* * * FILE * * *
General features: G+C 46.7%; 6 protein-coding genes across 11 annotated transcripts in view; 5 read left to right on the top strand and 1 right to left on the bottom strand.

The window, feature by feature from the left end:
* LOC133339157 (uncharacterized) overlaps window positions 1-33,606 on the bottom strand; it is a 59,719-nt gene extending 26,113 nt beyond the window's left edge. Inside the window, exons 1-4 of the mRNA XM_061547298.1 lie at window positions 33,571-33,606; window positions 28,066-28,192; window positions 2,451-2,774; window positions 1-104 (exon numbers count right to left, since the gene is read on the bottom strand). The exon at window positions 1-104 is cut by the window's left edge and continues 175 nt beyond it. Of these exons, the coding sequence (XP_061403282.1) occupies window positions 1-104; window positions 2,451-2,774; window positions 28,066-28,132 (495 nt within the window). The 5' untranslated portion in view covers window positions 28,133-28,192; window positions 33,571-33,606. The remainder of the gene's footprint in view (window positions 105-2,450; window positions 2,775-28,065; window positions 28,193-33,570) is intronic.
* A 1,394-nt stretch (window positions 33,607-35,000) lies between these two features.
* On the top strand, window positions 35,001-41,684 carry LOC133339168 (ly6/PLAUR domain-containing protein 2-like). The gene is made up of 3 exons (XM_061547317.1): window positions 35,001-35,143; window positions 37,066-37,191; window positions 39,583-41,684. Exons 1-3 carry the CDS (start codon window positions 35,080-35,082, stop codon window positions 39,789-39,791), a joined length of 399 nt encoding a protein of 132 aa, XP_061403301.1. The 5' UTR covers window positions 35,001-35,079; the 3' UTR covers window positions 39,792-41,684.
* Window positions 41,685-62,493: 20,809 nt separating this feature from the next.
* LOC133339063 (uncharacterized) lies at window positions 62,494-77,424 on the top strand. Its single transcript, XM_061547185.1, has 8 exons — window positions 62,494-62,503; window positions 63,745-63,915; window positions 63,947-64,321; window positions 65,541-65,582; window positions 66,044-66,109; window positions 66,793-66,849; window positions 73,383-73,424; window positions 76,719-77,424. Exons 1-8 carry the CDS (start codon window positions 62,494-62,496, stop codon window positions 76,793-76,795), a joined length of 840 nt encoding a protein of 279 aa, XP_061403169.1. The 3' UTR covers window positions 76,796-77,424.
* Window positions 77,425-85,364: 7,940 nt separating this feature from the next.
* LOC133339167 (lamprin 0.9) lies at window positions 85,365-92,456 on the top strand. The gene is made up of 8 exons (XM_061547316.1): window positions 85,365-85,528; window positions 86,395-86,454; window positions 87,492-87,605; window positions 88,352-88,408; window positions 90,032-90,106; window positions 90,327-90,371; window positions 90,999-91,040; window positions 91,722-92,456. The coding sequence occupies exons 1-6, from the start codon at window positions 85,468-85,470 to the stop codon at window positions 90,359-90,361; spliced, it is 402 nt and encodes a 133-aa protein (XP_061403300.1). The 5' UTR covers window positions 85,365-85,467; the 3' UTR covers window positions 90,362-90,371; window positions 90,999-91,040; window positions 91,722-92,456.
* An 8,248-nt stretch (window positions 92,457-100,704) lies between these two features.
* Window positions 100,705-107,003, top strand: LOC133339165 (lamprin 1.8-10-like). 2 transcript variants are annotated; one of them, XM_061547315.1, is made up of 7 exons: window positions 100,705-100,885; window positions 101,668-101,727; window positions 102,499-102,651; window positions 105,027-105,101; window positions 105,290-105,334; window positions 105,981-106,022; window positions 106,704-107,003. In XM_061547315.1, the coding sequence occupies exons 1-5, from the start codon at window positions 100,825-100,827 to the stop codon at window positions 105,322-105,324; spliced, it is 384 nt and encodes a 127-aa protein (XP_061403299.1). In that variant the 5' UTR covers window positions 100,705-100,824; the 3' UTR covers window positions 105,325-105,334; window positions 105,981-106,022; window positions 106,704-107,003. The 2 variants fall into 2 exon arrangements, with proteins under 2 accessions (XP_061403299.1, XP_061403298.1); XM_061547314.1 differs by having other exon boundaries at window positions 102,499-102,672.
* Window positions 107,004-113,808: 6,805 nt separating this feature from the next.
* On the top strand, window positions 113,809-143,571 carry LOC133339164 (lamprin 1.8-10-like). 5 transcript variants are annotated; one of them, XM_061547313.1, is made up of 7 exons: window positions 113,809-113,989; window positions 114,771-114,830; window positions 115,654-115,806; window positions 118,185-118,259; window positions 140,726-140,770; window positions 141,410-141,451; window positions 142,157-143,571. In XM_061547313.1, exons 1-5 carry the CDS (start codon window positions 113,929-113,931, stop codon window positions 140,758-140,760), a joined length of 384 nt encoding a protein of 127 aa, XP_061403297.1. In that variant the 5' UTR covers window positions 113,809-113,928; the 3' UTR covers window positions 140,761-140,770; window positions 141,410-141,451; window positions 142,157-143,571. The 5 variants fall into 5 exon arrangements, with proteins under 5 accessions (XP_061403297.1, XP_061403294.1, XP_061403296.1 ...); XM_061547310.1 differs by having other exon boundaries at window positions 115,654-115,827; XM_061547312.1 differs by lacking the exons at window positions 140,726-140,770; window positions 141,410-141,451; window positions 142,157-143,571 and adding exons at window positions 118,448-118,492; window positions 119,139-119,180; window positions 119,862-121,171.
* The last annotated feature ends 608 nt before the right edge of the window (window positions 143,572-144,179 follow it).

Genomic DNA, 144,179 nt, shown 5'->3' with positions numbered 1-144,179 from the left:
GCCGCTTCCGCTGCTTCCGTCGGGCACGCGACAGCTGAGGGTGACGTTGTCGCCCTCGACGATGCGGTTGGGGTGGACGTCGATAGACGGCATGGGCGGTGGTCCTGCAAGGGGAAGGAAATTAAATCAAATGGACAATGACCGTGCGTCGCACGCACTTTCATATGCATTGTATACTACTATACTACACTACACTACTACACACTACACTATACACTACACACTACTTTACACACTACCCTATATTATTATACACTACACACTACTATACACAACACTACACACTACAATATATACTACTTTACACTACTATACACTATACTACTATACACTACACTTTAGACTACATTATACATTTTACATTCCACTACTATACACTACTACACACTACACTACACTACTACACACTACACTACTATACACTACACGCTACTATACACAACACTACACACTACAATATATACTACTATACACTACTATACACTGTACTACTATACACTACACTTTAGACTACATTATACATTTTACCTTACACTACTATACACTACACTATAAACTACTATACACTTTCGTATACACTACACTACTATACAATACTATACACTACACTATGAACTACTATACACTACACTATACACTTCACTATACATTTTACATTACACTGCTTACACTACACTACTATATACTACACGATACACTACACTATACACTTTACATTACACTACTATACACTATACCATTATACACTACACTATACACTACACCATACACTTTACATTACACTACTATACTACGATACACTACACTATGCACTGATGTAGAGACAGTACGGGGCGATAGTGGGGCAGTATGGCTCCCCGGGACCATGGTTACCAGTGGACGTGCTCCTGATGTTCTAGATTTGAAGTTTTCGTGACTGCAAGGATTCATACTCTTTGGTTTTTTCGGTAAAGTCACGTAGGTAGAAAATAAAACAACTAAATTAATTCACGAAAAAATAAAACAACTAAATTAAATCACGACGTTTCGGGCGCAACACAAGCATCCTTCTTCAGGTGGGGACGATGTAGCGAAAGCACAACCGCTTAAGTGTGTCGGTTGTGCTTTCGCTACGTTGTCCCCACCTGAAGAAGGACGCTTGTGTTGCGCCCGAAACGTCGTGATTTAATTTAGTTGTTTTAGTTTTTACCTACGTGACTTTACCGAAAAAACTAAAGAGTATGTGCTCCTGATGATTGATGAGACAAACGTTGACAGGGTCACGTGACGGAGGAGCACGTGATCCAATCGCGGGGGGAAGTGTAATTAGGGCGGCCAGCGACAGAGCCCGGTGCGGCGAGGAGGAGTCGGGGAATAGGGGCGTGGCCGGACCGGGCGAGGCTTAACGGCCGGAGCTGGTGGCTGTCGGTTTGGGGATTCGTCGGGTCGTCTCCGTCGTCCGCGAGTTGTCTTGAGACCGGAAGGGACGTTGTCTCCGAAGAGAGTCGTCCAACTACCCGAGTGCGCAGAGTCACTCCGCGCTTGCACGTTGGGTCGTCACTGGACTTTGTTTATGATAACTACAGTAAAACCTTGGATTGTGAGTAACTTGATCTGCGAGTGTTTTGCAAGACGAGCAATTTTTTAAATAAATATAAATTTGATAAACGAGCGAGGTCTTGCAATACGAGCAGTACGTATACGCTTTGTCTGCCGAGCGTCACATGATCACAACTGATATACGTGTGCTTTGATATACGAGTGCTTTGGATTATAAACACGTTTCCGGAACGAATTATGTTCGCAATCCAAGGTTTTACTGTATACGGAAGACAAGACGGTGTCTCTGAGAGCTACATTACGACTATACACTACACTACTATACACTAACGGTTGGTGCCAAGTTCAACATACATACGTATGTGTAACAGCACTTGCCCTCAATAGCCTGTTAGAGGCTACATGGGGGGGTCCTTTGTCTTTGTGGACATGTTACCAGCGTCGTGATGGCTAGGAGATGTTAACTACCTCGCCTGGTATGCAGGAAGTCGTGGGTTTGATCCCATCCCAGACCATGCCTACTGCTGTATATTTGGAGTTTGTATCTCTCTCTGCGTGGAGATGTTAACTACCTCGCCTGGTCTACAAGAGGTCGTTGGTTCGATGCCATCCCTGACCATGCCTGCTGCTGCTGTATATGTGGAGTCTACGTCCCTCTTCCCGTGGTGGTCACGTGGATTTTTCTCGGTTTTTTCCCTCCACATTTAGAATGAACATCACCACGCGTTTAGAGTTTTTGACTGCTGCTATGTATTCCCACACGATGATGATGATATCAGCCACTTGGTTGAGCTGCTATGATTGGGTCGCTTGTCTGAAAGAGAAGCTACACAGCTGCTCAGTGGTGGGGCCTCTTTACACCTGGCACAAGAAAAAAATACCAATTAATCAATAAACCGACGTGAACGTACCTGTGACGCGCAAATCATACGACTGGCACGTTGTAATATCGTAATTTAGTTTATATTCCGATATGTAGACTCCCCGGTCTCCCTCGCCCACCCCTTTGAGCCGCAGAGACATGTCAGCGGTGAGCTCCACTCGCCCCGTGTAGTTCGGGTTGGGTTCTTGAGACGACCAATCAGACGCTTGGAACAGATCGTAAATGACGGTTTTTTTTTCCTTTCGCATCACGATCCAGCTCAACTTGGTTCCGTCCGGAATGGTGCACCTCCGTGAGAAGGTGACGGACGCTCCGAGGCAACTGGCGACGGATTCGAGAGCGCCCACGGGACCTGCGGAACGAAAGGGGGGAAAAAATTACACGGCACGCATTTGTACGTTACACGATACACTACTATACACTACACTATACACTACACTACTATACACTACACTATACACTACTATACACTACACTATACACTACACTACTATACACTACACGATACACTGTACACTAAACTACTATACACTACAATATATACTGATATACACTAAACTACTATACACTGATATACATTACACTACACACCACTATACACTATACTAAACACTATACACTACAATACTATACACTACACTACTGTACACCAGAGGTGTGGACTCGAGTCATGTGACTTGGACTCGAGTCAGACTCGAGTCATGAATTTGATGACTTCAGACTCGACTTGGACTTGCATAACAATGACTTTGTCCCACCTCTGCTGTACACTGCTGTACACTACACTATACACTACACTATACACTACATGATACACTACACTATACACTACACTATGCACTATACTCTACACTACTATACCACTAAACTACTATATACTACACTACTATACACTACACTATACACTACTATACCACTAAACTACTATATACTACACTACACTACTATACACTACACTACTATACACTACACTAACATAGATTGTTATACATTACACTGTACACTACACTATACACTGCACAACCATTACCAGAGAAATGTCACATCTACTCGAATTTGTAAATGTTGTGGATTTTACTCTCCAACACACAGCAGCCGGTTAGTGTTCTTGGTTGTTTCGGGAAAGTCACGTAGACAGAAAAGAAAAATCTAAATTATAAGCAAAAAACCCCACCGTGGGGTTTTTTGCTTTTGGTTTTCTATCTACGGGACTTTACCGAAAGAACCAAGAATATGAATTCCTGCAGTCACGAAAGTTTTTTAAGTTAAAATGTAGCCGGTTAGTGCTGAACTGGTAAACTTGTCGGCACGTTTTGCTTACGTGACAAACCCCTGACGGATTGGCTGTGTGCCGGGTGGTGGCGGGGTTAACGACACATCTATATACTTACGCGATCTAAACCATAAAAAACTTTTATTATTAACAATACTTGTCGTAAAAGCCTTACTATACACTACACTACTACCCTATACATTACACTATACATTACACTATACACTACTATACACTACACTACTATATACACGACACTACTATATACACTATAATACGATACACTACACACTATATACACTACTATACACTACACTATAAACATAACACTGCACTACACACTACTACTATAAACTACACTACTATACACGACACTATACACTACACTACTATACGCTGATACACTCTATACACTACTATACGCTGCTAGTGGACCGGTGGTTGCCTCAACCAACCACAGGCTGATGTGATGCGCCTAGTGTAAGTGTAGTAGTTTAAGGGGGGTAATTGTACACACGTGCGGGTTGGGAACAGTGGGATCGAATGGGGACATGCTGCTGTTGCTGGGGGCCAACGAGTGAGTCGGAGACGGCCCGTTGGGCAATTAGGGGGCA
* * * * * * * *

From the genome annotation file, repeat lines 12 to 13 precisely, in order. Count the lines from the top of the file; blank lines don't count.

* Window positions 107,004-113,808: 6,805 nt separating this feature from the next.
* On the top strand, window positions 113,809-143,571 carry LOC133339164 (lamprin 1.8-10-like). 5 transcript variants are annotated; one of them, XM_061547313.1, is made up of 7 exons: window positions 113,809-113,989; window positions 114,771-114,830; window positions 115,654-115,806; window positions 118,185-118,259; window positions 140,726-140,770; window positions 141,410-141,451; window positions 142,157-143,571. In XM_061547313.1, exons 1-5 carry the CDS (start codon window positions 113,929-113,931, stop codon window positions 140,758-140,760), a joined length of 384 nt encoding a protein of 127 aa, XP_061403297.1. In that variant the 5' UTR covers window positions 113,809-113,928; the 3' UTR covers window positions 140,761-140,770; window positions 141,410-141,451; window positions 142,157-143,571. The 5 variants fall into 5 exon arrangements, with proteins under 5 accessions (XP_061403297.1, XP_061403294.1, XP_061403296.1 ...); XM_061547310.1 differs by having other exon boundaries at window positions 115,654-115,827; XM_061547312.1 differs by lacking the exons at window positions 140,726-140,770; window positions 141,410-141,451; window positions 142,157-143,571 and adding exons at window positions 118,448-118,492; window positions 119,139-119,180; window positions 119,862-121,171.